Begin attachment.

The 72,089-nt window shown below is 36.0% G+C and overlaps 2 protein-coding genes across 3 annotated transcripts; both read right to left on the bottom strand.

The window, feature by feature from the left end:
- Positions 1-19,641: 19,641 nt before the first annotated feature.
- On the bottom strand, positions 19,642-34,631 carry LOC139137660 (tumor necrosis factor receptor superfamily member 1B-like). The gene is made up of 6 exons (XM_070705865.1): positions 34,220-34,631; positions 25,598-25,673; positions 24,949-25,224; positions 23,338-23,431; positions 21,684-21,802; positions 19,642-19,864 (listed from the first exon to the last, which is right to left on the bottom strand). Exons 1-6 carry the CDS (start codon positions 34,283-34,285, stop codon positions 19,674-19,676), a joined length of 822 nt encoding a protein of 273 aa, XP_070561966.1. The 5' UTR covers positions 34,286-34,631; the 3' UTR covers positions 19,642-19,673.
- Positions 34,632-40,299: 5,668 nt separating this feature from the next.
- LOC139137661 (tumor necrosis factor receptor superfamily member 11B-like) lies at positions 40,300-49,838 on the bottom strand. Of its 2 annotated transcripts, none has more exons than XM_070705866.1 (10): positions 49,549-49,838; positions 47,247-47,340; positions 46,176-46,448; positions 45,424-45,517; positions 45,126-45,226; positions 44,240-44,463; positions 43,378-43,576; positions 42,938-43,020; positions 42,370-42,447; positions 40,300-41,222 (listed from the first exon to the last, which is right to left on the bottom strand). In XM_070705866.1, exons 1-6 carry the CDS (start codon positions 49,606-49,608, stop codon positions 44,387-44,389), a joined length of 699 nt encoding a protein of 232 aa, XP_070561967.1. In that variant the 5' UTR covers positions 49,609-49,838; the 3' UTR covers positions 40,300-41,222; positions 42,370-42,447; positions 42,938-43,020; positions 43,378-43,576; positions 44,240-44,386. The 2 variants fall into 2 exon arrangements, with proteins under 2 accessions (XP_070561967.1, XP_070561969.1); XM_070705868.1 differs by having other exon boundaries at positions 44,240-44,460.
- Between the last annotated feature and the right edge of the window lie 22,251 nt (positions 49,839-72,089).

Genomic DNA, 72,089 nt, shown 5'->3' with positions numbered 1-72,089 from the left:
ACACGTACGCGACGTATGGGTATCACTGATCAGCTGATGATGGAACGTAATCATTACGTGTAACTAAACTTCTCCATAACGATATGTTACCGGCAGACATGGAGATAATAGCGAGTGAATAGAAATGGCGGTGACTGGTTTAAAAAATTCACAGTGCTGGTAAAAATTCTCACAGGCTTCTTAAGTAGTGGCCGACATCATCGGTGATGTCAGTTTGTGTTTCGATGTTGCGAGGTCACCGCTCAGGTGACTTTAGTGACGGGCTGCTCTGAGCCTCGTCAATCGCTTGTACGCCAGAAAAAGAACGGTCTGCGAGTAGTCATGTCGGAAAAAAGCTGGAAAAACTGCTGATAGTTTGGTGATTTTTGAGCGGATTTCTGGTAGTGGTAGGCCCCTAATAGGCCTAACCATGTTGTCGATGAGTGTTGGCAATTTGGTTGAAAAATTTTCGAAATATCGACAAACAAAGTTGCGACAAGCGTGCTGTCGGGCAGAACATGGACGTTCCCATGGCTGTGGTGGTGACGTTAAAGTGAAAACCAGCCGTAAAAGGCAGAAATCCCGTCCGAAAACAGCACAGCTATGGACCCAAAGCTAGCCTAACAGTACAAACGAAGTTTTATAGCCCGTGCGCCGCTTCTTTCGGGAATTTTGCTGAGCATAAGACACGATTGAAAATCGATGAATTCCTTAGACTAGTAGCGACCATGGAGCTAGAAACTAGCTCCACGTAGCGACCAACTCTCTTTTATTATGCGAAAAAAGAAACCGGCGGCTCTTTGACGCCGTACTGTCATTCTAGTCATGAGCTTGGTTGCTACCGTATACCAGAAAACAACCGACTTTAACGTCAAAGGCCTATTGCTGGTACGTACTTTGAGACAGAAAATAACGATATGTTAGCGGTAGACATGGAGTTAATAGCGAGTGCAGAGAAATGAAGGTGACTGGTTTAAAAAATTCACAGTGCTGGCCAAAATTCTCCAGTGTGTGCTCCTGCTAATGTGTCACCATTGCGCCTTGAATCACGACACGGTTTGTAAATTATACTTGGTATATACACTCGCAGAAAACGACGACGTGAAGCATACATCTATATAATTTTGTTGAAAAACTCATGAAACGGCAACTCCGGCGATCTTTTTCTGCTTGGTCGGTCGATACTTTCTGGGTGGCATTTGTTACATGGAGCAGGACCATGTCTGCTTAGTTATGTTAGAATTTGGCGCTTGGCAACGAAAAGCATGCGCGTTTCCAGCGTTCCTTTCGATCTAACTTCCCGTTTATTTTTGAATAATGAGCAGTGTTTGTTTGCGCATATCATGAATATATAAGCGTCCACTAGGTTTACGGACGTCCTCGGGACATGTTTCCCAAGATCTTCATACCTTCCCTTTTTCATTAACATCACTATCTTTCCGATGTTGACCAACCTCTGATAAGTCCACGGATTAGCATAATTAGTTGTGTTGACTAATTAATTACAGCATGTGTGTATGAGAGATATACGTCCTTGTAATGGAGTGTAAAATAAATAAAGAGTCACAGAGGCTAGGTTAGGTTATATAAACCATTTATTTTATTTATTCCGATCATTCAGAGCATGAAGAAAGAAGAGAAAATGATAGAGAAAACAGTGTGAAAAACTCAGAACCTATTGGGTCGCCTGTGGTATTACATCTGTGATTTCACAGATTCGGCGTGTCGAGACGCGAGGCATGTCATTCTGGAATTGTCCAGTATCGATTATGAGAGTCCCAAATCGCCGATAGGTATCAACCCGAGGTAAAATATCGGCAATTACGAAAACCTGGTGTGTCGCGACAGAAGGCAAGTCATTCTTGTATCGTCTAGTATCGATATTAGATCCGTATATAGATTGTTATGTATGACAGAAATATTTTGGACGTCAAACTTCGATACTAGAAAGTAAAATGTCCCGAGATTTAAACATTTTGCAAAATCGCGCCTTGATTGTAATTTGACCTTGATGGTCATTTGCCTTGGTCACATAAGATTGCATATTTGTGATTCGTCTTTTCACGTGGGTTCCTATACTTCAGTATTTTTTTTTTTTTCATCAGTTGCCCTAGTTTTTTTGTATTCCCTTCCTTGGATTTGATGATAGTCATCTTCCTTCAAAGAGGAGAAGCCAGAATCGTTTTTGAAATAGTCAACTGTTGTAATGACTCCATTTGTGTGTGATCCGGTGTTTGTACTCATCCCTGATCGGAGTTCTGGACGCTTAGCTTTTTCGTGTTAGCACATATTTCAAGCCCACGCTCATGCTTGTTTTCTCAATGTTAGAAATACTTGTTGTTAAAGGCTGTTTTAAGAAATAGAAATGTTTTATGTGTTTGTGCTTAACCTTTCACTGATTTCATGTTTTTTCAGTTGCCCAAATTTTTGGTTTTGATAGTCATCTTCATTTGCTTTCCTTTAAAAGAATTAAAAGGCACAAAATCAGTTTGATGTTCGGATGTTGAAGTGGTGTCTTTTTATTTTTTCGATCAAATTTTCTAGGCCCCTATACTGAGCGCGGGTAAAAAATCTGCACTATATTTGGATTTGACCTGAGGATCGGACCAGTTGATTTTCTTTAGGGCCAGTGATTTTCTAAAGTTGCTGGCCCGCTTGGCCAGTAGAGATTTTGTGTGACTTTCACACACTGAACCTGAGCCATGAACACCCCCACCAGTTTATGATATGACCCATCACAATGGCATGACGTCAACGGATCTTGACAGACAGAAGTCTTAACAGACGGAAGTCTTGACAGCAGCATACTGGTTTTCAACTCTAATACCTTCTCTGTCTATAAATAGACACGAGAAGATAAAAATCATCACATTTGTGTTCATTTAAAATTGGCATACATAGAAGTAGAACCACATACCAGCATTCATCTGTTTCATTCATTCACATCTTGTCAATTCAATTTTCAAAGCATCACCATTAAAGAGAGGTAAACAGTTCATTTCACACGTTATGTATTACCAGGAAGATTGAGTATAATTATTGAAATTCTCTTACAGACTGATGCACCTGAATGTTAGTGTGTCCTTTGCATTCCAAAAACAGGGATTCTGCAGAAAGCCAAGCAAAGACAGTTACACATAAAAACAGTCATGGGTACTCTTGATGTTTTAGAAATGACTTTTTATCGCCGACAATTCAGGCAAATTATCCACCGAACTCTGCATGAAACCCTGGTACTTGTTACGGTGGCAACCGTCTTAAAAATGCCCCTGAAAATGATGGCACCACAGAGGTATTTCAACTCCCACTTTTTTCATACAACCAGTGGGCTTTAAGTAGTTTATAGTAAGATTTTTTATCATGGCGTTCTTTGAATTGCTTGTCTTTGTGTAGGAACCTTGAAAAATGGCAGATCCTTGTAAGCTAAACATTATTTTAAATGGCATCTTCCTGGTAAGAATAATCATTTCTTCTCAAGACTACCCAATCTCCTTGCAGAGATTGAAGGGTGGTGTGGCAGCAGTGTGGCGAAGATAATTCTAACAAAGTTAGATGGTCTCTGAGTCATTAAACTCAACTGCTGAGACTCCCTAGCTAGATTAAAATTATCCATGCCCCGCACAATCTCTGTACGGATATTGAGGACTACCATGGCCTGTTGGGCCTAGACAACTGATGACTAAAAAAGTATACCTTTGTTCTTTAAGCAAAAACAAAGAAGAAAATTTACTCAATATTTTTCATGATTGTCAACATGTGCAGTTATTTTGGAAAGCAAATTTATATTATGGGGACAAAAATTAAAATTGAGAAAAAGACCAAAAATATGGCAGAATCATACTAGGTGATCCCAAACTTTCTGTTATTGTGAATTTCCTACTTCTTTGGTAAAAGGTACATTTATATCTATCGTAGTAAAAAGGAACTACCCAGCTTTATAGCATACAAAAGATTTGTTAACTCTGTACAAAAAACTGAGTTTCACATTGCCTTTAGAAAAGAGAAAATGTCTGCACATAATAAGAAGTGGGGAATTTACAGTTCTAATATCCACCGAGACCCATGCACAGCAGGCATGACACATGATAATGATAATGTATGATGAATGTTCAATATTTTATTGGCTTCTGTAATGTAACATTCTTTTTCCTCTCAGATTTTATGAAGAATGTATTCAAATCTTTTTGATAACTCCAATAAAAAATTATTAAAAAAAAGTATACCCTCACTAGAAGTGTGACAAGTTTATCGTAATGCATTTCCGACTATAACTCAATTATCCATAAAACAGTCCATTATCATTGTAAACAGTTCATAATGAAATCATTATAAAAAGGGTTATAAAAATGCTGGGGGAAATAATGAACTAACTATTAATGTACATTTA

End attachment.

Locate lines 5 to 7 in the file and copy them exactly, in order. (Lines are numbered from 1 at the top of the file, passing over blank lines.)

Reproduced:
- Positions 34,632-40,299: 5,668 nt separating this feature from the next.
- LOC139137661 (tumor necrosis factor receptor superfamily member 11B-like) lies at positions 40,300-49,838 on the bottom strand. Of its 2 annotated transcripts, none has more exons than XM_070705866.1 (10): positions 49,549-49,838; positions 47,247-47,340; positions 46,176-46,448; positions 45,424-45,517; positions 45,126-45,226; positions 44,240-44,463; positions 43,378-43,576; positions 42,938-43,020; positions 42,370-42,447; positions 40,300-41,222 (listed from the first exon to the last, which is right to left on the bottom strand). In XM_070705866.1, exons 1-6 carry the CDS (start codon positions 49,606-49,608, stop codon positions 44,387-44,389), a joined length of 699 nt encoding a protein of 232 aa, XP_070561967.1. In that variant the 5' UTR covers positions 49,609-49,838; the 3' UTR covers positions 40,300-41,222; positions 42,370-42,447; positions 42,938-43,020; positions 43,378-43,576; positions 44,240-44,386. The 2 variants fall into 2 exon arrangements, with proteins under 2 accessions (XP_070561967.1, XP_070561969.1); XM_070705868.1 differs by having other exon boundaries at positions 44,240-44,460.
- Between the last annotated feature and the right edge of the window lie 22,251 nt (positions 49,839-72,089).